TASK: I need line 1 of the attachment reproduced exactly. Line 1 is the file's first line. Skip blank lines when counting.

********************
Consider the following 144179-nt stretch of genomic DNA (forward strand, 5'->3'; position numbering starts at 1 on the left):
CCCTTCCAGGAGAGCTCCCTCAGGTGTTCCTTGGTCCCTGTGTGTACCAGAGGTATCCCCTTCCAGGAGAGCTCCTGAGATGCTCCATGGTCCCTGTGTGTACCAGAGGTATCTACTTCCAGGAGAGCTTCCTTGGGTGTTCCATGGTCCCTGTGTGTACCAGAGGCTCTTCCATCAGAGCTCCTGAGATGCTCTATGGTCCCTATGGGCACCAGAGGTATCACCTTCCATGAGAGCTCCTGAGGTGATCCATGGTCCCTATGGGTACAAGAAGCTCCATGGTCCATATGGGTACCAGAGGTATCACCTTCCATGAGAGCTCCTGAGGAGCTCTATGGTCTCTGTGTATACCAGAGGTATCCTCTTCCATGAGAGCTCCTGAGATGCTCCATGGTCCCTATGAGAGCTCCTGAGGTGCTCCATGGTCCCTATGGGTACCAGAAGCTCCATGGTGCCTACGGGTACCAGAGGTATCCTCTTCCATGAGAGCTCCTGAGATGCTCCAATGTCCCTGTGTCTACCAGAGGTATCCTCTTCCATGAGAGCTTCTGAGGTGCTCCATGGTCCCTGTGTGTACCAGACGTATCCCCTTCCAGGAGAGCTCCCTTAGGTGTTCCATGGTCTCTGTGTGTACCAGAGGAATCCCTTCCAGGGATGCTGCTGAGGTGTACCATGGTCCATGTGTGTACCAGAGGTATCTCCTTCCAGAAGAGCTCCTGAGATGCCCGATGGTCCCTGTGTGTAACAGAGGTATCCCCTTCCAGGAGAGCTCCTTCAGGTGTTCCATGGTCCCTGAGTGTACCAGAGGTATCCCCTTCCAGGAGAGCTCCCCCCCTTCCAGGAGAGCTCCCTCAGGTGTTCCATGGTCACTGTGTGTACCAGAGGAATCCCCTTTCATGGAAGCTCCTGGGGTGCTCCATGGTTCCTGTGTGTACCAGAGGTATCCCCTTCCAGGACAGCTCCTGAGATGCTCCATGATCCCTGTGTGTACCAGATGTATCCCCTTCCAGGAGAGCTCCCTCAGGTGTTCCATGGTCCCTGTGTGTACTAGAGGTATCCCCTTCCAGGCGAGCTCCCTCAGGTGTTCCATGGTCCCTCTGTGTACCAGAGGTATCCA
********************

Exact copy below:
Consider the following 144179-nt stretch of genomic DNA (forward strand, 5'->3'; position numbering starts at 1 on the left):